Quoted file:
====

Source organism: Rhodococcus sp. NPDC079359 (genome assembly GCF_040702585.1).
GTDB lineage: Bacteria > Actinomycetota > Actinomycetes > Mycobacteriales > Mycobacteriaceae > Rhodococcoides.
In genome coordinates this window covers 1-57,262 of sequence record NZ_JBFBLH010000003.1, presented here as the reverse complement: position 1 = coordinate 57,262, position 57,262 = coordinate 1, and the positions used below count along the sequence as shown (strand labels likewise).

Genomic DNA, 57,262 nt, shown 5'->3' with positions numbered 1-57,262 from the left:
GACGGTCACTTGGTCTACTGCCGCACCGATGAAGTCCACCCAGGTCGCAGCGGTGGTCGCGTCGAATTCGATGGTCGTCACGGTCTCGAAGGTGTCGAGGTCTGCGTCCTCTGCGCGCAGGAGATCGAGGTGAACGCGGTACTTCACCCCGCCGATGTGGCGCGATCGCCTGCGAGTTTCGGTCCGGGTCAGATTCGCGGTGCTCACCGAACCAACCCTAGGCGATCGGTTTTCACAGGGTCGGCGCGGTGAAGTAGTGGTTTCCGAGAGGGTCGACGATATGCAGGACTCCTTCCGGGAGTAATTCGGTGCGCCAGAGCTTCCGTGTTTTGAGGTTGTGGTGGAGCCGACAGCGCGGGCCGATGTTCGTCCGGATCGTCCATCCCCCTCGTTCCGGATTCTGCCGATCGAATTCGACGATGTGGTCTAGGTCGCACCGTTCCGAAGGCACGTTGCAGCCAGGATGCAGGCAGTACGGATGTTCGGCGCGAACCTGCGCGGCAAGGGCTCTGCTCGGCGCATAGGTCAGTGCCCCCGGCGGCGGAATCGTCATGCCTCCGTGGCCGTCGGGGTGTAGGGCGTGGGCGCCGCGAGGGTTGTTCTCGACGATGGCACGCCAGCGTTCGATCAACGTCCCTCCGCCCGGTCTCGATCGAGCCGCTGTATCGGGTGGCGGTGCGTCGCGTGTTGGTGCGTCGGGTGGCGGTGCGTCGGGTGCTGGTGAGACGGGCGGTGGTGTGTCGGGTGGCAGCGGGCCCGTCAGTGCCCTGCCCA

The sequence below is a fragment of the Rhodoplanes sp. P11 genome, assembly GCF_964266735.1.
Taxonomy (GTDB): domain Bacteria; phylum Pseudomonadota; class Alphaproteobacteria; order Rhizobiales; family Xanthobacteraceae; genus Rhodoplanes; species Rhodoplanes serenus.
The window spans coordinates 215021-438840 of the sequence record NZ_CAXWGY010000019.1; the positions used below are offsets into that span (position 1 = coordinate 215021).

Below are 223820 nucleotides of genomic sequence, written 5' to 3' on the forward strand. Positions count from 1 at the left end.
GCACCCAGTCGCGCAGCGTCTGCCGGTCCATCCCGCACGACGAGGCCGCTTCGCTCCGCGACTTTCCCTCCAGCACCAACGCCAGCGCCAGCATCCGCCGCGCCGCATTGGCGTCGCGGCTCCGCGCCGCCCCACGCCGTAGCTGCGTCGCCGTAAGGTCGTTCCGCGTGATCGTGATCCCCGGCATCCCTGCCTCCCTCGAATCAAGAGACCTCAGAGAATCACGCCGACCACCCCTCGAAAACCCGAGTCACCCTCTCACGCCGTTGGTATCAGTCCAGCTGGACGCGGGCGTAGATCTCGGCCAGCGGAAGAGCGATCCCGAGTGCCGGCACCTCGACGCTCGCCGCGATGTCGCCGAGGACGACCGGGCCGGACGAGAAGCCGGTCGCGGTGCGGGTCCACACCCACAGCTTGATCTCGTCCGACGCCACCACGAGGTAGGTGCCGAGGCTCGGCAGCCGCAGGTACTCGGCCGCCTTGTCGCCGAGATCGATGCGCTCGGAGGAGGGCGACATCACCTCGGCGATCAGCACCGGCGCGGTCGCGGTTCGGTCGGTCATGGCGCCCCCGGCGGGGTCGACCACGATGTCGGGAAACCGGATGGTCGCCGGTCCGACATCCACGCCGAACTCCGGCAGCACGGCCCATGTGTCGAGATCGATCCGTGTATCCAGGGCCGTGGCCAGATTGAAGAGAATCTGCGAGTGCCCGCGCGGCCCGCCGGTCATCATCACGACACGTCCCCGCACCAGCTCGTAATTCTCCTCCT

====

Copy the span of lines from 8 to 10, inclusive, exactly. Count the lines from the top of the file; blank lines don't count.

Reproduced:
The window spans coordinates 215021-438840 of the sequence record NZ_CAXWGY010000019.1; the positions used below are offsets into that span (position 1 = coordinate 215021).

Below are 223820 nucleotides of genomic sequence, written 5' to 3' on the forward strand. Positions count from 1 at the left end.
GCACCCAGTCGCGCAGCGTCTGCCGGTCCATCCCGCACGACGAGGCCGCTTCGCTCCGCGACTTTCCCTCCAGCACCAACGCCAGCGCCAGCATCCGCCGCGCCGCATTGGCGTCGCGGCTCCGCGCCGCCCCACGCCGTAGCTGCGTCGCCGTAAGGTCGTTCCGCGTGATCGTGATCCCCGGCATCCCTGCCTCCCTCGAATCAAGAGACCTCAGAGAATCACGCCGACCACCCCTCGAAAACCCGAGTCACCCTCTCACGCCGTTGGTATCAGTCCAGCTGGACGCGGGCGTAGATCTCGGCCAGCGGAAGAGCGATCCCGAGTGCCGGCACCTCGACGCTCGCCGCGATGTCGCCGAGGACGACCGGGCCGGACGAGAAGCCGGTCGCGGTGCGGGTCCACACCCACAGCTTGATCTCGTCCGACGCCACCACGAGGTAGGTGCCGAGGCTCGGCAGCCGCAGGTACTCGGCCGCCTTGTCGCCGAGATCGATGCGCTCGGAGGAGGGCGACATCACCTCGGCGATCAGCACCGGCGCGGTCGCGGTTCGGTCGGTCATGGCGCCCCCGGCGGGGTCGACCACGATGTCGGGAAACCGGATGGTCGCCGGTCCGACATCCACGCCGAACTCCGGCAGCACGGCCCATGTGTCGAGATCGATCCGTGTATCCAGGGCCGTGGCCAGATTGAAGAGAATCTGCGAGTGCCCGCGCGGCCCGCCGGTCATCATCACGACACGTCCCCGCACCAGCTCGTAATTCTCCTCCT